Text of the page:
The work continues this week at Southview on the stormwater drainage project! (I’m adding the exclamation to try to make a project that is not all that exciting seem much more so!)
(Did it work?)
In my last post, I shared about the importance of a drainage pipe that runs under our driveway and how the “invisible” parts of leadership are critical. Today I want to look at the other side of the driveway – the “out” side of the drainage pipe.
Our drainage system connects with that of the shopping center that is located behind our church. You can see in the picture to the left the beautiful gray riprap that they installed in their drainage ditch to do two things:
1. Keep the water flow going the right direction and prevent blockages
2. Prevent erosion
On our side of the ditch, originally there was similar riprap, but that was over thirty years ago. Over time, weeds begin to sprout up, erosion overtakes the rock, and three decades later, it looks like the picture to the right.
Do you see any riprap? No, because it’s completely covered by dirt and weeds. Thirty years have gone by, and what was evident on the surface, with a specific purpose, is now underground, covered over and unable to accomplish its purpose.
The contractors spent last week digging out the riprap by hand because of the underground gas pipelines. It was slow, back-breaking work that was no fun at all I’m sure. But it was absolutely necessary to return the stormwater system to health and vitality so that it can complete the purpose it was designed to accomplish.
It’s a lot like that with our leadership gift. Over time, erosion happens, just like it did with the stormwater drainage ditch. Over time, what was evident and visible in our lives – the gift of leadership and our passion for it – begins to slowly sink beneath the surface of the day-to-day task lists, meetings, phone calls, and emails. What is important is overtaken by the urgent, but the urgent is not always important.
Erosion happens. And weeds sprout up. It’s true in nature and it’s true in every organization. Leaders have to learn to differentiate between what’s demanding our attention right now (the urgent) and what truly matters (the important). We have to shore up against the erosion of our cultural values, mission, and vision. We have to pull the weeds that would distract from or obfuscate the clarity that is necessary to accomplish the mission and vision. We can’t “go nuclear” and blow the whole thing up because of the weeds – we have to target the weeds, what’s growing and covering up the riprap, and get rid of that.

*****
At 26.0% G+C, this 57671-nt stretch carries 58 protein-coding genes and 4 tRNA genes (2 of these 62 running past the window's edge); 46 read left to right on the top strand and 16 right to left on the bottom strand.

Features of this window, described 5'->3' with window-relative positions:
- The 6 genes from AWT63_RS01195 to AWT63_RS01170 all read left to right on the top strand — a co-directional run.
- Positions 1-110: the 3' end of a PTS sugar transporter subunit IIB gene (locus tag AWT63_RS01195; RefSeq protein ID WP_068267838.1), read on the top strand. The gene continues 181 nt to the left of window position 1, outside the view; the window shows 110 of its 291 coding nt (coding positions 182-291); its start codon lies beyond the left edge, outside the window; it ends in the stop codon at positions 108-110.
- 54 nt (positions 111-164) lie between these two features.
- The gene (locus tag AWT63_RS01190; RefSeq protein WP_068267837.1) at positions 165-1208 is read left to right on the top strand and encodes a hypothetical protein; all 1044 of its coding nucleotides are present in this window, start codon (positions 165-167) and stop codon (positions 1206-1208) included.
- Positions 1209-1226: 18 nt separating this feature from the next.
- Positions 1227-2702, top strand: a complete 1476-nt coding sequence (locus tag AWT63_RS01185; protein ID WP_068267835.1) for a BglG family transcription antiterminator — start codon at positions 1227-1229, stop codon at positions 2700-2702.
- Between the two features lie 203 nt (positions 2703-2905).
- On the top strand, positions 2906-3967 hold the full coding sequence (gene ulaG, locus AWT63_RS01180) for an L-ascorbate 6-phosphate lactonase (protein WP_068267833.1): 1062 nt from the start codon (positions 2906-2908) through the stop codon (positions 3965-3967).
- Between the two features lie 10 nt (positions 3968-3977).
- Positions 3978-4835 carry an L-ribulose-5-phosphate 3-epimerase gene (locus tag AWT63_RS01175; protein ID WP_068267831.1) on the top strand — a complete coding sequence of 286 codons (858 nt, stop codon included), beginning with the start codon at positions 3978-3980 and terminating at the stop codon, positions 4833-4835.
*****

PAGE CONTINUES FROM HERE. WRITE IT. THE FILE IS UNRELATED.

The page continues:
Andy Stanley often refers to the importance of walking up to the cage of the 500 pound gorilla and opening the door – that is, directly confronting the problems that we see and know about, but have been avoiding because of the fear we feel. Here’s what I know: there is erosion and there are weeds in every one of our spheres of influence. There are 500 pound gorillas we are pretending are not there. We’re avoiding them and hoping they will go away. But just like the erosion and the weeds in our drainage system, they don’t go away – they get worse and worse. Problems don’t improve on their own most of the time. As my friend Steve Kane says, “bad news doesn’t get better with age.” We have to square our shoulders, take a deep breath, and walk up to the problems – and deal with them.
When this project is done, the riprap will once again be visible and doing its job. The erosion will be held back for a season, the weeds will be removed, and the water can flow. It’s at a significant cost, but it will be far better because we dealt with it.
What erosion or weeds are you avoiding in your leadership right now? What’s the 500 pound gorilla you need to walk up to and deal with this week?